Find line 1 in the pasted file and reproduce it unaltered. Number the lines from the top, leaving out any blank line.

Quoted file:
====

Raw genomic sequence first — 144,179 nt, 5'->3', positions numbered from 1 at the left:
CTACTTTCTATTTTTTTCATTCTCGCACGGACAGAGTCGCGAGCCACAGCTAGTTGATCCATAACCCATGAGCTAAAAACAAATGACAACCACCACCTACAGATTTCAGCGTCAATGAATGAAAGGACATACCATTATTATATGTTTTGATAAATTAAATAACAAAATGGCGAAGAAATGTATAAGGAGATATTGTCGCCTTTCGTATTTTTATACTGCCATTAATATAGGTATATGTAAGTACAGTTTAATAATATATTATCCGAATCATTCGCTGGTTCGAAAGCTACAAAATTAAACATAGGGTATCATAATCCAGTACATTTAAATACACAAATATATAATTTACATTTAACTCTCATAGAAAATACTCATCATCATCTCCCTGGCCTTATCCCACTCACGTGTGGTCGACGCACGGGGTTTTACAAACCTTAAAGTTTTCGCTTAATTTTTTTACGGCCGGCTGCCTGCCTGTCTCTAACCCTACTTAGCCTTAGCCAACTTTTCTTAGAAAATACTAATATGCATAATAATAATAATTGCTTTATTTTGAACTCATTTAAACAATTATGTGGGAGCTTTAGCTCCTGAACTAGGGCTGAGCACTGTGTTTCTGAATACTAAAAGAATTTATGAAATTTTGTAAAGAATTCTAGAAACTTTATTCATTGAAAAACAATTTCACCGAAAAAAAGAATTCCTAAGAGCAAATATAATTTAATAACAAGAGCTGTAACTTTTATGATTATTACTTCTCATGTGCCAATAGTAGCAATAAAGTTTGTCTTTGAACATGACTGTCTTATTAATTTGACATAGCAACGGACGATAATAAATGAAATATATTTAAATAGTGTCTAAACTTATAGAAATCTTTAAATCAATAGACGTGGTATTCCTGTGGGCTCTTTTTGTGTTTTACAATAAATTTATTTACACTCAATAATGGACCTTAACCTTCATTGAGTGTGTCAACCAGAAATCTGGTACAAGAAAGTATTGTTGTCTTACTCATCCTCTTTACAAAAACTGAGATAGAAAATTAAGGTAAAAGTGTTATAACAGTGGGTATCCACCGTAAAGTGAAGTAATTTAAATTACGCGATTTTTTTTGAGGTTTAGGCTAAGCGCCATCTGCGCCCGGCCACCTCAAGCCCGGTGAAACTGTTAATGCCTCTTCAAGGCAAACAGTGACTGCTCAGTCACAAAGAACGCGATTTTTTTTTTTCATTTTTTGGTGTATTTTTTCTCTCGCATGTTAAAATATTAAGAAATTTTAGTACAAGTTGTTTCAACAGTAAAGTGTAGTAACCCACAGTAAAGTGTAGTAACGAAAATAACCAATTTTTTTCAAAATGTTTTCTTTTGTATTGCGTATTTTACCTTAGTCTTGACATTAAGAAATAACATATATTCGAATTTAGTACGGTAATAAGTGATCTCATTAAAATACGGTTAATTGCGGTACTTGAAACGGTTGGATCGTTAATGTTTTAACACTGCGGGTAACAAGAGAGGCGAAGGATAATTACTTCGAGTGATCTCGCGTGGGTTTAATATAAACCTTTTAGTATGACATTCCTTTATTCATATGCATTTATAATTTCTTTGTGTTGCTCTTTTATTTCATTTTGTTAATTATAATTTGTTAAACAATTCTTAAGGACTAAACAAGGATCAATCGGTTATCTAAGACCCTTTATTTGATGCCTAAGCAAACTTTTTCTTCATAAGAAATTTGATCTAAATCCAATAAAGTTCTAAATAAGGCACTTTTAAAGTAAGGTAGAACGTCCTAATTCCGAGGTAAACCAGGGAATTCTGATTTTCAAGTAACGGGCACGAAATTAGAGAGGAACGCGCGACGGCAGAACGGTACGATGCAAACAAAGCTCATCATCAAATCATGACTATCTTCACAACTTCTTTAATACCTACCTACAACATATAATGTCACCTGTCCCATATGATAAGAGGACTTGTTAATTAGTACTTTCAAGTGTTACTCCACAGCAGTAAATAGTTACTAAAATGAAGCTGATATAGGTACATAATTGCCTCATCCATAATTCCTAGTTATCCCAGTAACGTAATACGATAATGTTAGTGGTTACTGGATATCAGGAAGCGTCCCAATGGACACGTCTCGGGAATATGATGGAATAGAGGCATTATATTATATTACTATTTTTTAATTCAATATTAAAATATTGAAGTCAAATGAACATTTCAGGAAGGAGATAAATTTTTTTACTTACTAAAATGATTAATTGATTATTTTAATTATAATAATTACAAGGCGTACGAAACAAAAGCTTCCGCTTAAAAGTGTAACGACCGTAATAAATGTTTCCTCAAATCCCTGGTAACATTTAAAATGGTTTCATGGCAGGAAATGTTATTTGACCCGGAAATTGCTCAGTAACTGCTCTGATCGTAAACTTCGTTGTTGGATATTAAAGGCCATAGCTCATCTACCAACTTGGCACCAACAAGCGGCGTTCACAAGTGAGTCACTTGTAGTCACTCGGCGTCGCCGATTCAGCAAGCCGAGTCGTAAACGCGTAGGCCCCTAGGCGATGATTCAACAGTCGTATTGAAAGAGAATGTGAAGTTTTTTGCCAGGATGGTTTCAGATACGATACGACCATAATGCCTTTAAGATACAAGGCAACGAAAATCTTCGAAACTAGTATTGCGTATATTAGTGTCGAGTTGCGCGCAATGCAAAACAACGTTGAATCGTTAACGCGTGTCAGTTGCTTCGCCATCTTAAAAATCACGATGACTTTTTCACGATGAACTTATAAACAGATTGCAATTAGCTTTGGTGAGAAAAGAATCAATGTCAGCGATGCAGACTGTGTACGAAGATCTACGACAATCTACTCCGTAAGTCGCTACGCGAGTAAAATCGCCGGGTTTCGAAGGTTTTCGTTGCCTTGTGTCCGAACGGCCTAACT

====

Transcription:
Raw genomic sequence first — 144,179 nt, 5'->3', positions numbered from 1 at the left: